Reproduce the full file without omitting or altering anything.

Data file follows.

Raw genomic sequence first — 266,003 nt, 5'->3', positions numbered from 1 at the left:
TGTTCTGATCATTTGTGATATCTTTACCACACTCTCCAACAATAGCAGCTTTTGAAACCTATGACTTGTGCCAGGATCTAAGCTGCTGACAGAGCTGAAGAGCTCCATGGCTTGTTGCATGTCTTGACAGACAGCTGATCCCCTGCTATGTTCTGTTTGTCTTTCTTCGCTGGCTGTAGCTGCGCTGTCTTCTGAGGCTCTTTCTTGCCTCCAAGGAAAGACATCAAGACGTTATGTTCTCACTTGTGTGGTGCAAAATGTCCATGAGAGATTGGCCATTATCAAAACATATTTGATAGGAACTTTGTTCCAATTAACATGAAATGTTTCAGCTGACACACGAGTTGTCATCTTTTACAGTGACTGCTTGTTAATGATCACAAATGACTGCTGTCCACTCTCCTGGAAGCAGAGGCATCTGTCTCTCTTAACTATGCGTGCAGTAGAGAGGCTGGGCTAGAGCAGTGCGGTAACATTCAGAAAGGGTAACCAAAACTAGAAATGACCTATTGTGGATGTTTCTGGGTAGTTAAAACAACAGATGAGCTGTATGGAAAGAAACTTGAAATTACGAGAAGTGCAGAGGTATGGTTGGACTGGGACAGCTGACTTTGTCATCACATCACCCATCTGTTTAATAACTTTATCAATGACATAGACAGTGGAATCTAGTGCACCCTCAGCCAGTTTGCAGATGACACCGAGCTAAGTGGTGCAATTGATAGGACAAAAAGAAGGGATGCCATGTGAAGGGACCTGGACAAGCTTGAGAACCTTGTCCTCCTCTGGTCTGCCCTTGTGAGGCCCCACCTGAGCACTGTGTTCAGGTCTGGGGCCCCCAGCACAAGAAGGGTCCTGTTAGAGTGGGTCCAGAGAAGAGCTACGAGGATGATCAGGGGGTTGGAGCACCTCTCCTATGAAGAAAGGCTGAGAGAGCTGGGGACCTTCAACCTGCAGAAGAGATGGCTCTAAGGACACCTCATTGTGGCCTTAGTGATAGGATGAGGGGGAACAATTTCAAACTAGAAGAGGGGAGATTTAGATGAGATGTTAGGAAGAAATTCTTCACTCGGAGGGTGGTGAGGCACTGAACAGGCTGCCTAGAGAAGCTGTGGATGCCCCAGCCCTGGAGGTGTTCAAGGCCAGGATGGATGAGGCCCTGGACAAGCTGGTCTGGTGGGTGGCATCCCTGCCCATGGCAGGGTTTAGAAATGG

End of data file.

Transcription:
Raw genomic sequence first — 266,003 nt, 5'->3', positions numbered from 1 at the left:
TGTTCTGATCATTTGTGATATCTTTACCACACTCTCCAACAATAGCAGCTTTTGAAACCTATGACTTGTGCCAGGATCTAAGCTGCTGACAGAGCTGAAGAGCTCCATGGCTTGTTGCATGTCTTGACAGACAGCTGATCCCCTGCTATGTTCTGTTTGTCTTTCTTCGCTGGCTGTAGCTGCGCTGTCTTCTGAGGCTCTTTCTTGCCTCCAAGGAAAGACATCAAGACGTTATGTTCTCACTTGTGTGGTGCAAAATGTCCATGAGAGATTGGCCATTATCAAAACATATTTGATAGGAACTTTGTTCCAATTAACATGAAATGTTTCAGCTGACACACGAGTTGTCATCTTTTACAGTGACTGCTTGTTAATGATCACAAATGACTGCTGTCCACTCTCCTGGAAGCAGAGGCATCTGTCTCTCTTAACTATGCGTGCAGTAGAGAGGCTGGGCTAGAGCAGTGCGGTAACATTCAGAAAGGGTAACCAAAACTAGAAATGACCTATTGTGGATGTTTCTGGGTAGTTAAAACAACAGATGAGCTGTATGGAAAGAAACTTGAAATTACGAGAAGTGCAGAGGTATGGTTGGACTGGGACAGCTGACTTTGTCATCACATCACCCATCTGTTTAATAACTTTATCAATGACATAGACAGTGGAATCTAGTGCACCCTCAGCCAGTTTGCAGATGACACCGAGCTAAGTGGTGCAATTGATAGGACAAAAAGAAGGGATGCCATGTGAAGGGACCTGGACAAGCTTGAGAACCTTGTCCTCCTCTGGTCTGCCCTTGTGAGGCCCCACCTGAGCACTGTGTTCAGGTCTGGGGCCCCCAGCACAAGAAGGGTCCTGTTAGAGTGGGTCCAGAGAAGAGCTACGAGGATGATCAGGGGGTTGGAGCACCTCTCCTATGAAGAAAGGCTGAGAGAGCTGGGGACCTTCAACCTGCAGAAGAGATGGCTCTAAGGACACCTCATTGTGGCCTTAGTGATAGGATGAGGGGGAACAATTTCAAACTAGAAGAGGGGAGATTTAGATGAGATGTTAGGAAGAAATTCTTCACTCGGAGGGTGGTGAGGCACTGAACAGGCTGCCTAGAGAAGCTGTGGATGCCCCAGCCCTGGAGGTGTTCAAGGCCAGGATGGATGAGGCCCTGGACAAGCTGGTCTGGTGGGTGGCATCCCTGCCCATGGCAGGGTTTAGAAATGG